As the pandemic turned the world upside down, little did I know mine would change forever when a tragic accident claimed my father in October. I realised that adjusting to the virus was not my new normal, after all, that living life without my hero was. There wasn’t a day he didn’t call to remind me to stay safe, and now those calls have stopped forever. Reminiscing about the moments we spent together has been my source of comfort in this time of grief. On Father’s Day, I missed my usual early morning call to him because I’d overslept. Later, he teased me for slacking, saying that I needed to step up my game. “You lost your place as the winner this year.” I’d underestimated how much my calls meant to him.
As a first-generation college student, he encouraged me to go beyond my limits, never failing to show how proud he was of my achievements. He dreamt I'd use education as a stepping stone to break through our humble background, where survival is from hand to mouth. He taught me that I can do everything I put my mind to, and that if I studied hard to achieve my dreams, I’d become an independent woman.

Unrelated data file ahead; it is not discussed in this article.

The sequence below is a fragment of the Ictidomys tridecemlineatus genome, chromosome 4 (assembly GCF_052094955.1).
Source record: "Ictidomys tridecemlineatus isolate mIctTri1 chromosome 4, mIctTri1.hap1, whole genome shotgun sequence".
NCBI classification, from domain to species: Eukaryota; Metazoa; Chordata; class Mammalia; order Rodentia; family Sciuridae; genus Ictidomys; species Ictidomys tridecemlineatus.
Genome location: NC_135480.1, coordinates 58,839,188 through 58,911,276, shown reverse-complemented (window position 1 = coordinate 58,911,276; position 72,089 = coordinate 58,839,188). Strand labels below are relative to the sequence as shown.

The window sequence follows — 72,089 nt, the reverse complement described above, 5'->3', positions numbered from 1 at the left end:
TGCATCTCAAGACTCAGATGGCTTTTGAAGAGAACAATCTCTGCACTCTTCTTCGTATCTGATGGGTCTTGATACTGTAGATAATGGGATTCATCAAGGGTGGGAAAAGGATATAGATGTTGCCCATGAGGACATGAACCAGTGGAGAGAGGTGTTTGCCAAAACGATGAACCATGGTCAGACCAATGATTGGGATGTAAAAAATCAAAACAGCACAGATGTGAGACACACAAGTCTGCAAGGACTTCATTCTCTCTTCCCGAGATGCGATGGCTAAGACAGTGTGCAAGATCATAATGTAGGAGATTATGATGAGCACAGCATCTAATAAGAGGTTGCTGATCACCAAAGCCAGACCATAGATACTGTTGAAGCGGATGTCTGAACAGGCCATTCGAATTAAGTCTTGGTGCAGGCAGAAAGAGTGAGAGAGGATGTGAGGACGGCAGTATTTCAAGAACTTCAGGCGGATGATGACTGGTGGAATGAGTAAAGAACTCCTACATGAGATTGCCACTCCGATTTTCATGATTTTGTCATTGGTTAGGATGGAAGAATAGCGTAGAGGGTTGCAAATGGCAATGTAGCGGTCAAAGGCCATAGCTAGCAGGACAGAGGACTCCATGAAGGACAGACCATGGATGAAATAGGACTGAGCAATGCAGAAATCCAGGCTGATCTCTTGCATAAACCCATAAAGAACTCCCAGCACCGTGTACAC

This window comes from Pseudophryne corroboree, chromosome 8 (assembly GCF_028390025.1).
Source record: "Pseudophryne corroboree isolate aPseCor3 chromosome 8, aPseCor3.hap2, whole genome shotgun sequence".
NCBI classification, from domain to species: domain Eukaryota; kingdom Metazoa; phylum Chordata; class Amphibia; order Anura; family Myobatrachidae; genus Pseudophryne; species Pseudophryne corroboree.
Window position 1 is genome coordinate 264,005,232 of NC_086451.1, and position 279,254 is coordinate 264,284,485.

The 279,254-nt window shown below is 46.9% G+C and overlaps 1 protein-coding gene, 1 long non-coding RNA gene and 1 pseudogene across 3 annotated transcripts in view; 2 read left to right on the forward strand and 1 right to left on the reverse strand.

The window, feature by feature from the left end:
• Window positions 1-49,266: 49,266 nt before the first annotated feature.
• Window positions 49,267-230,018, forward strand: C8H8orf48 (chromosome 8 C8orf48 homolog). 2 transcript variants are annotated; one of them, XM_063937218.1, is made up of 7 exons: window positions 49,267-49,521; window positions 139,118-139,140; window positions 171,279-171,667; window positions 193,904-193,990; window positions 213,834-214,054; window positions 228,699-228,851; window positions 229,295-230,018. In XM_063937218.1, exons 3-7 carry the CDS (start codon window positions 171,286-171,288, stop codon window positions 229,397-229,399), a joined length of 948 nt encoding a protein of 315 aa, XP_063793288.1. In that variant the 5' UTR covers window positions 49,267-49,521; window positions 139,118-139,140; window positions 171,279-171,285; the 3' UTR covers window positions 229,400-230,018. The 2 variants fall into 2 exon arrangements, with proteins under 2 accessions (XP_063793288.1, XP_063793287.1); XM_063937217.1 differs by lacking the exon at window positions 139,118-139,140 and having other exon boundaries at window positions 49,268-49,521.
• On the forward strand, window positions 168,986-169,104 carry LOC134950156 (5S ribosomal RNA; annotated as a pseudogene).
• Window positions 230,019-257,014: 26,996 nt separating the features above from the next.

When people talk about embracing change, they don’t mean the kind covid-19 imposed on the world alongside words like face masks, social distancing, regular hand-washing. They also don’t mean change that follows death. How one deals with that remains a mystery to me, but I do know that my dad’s death has reshaped my view of life. I am more reserved now, but I have learned to place value on friendships and relationships. I’ve come to accept that change can be an avenue for growth. Whenever I feel lonely, I find a quiet spot and repeat my positive affirmations: You are amazing, loved, and appreciated. You are what you believe and can do anything you resolve to do. Each time the situation overwhelms me, I think about what my dad would say to me, and slowly my worries dissipate.
In my loss, I share the pain of thousands of families worldwide who have lost loved ones to the pandemic. Nothing prepares one for the shock of grief. Luckily, family and friends offer me comfort in these trying times. There is a light at the end of the tunnel, I believe, and while 2020 has been a tough year, we will persevere.